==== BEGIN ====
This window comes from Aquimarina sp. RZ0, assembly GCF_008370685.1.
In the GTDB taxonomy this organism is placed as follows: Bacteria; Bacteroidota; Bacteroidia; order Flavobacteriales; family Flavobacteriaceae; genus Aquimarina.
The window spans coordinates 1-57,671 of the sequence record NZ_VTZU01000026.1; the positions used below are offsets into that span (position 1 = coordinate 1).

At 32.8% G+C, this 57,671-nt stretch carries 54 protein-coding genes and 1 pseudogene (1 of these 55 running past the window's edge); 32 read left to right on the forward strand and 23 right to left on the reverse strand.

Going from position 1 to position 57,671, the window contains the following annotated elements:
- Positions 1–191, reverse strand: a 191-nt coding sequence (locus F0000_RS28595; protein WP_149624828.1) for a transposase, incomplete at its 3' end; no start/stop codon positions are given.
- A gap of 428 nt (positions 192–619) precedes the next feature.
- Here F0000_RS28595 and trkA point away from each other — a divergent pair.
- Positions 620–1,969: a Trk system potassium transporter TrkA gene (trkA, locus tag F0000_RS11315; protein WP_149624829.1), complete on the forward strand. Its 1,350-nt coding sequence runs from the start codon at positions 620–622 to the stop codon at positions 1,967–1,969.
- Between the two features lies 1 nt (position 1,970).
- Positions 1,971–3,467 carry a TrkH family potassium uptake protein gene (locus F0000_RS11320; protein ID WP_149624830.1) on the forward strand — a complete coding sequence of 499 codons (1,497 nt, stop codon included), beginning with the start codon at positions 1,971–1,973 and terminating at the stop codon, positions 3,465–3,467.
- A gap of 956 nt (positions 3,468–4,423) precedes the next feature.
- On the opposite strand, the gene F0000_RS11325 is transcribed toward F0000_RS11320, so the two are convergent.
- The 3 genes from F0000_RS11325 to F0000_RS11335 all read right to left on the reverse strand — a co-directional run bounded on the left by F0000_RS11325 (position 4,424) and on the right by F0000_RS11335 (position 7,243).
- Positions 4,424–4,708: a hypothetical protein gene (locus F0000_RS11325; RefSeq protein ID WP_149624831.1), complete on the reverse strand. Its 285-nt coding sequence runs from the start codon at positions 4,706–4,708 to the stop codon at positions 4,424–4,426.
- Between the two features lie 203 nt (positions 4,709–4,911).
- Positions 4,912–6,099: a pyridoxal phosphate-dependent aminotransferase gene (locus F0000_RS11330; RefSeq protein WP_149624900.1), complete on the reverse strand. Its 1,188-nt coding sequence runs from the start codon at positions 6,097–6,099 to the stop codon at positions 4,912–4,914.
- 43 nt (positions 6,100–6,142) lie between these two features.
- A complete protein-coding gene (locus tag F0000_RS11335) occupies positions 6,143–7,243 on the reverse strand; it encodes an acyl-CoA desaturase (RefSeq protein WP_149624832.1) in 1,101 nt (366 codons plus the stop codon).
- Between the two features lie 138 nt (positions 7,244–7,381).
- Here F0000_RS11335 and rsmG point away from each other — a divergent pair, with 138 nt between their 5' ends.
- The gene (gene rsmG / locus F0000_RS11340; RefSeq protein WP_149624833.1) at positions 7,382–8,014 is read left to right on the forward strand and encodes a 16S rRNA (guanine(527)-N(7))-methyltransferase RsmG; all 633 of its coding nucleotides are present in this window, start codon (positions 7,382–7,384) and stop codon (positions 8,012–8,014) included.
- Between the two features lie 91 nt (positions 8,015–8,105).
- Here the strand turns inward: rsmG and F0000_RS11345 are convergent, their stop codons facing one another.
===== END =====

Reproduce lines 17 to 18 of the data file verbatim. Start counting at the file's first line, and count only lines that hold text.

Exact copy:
- Positions 4,912–6,099: a pyridoxal phosphate-dependent aminotransferase gene (locus F0000_RS11330; RefSeq protein WP_149624900.1), complete on the reverse strand. Its 1,188-nt coding sequence runs from the start codon at positions 6,097–6,099 to the stop codon at positions 4,912–4,914.
- 43 nt (positions 6,100–6,142) lie between these two features.